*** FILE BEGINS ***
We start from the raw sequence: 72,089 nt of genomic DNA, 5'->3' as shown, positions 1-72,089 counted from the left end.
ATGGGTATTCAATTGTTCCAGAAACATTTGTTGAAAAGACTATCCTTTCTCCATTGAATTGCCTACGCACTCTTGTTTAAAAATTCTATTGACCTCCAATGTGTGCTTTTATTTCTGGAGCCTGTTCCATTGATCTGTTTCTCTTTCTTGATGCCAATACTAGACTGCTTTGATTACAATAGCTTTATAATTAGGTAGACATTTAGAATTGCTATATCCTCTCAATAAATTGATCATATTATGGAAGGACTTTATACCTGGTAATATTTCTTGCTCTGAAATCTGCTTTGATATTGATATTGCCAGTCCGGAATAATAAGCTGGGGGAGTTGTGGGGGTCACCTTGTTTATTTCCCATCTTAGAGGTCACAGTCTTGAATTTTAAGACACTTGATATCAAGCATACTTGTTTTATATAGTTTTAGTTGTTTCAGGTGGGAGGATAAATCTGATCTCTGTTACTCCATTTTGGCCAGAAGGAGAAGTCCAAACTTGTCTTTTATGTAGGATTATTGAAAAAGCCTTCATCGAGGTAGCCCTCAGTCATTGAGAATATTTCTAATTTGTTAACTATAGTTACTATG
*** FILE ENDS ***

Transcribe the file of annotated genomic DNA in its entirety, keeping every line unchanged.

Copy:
We start from the raw sequence: 72,089 nt of genomic DNA, 5'->3' as shown, positions 1-72,089 counted from the left end.
ATGGGTATTCAATTGTTCCAGAAACATTTGTTGAAAAGACTATCCTTTCTCCATTGAATTGCCTACGCACTCTTGTTTAAAAATTCTATTGACCTCCAATGTGTGCTTTTATTTCTGGAGCCTGTTCCATTGATCTGTTTCTCTTTCTTGATGCCAATACTAGACTGCTTTGATTACAATAGCTTTATAATTAGGTAGACATTTAGAATTGCTATATCCTCTCAATAAATTGATCATATTATGGAAGGACTTTATACCTGGTAATATTTCTTGCTCTGAAATCTGCTTTGATATTGATATTGCCAGTCCGGAATAATAAGCTGGGGGAGTTGTGGGGGTCACCTTGTTTATTTCCCATCTTAGAGGTCACAGTCTTGAATTTTAAGACACTTGATATCAAGCATACTTGTTTTATATAGTTTTAGTTGTTTCAGGTGGGAGGATAAATCTGATCTCTGTTACTCCATTTTGGCCAGAAGGAGAAGTCCAAACTTGTCTTTTATGTAGGATTATTGAAAAAGCCTTCATCGAGGTAGCCCTCAGTCATTGAGAATATTTCTAATTTGTTAACTATAGTTACTATG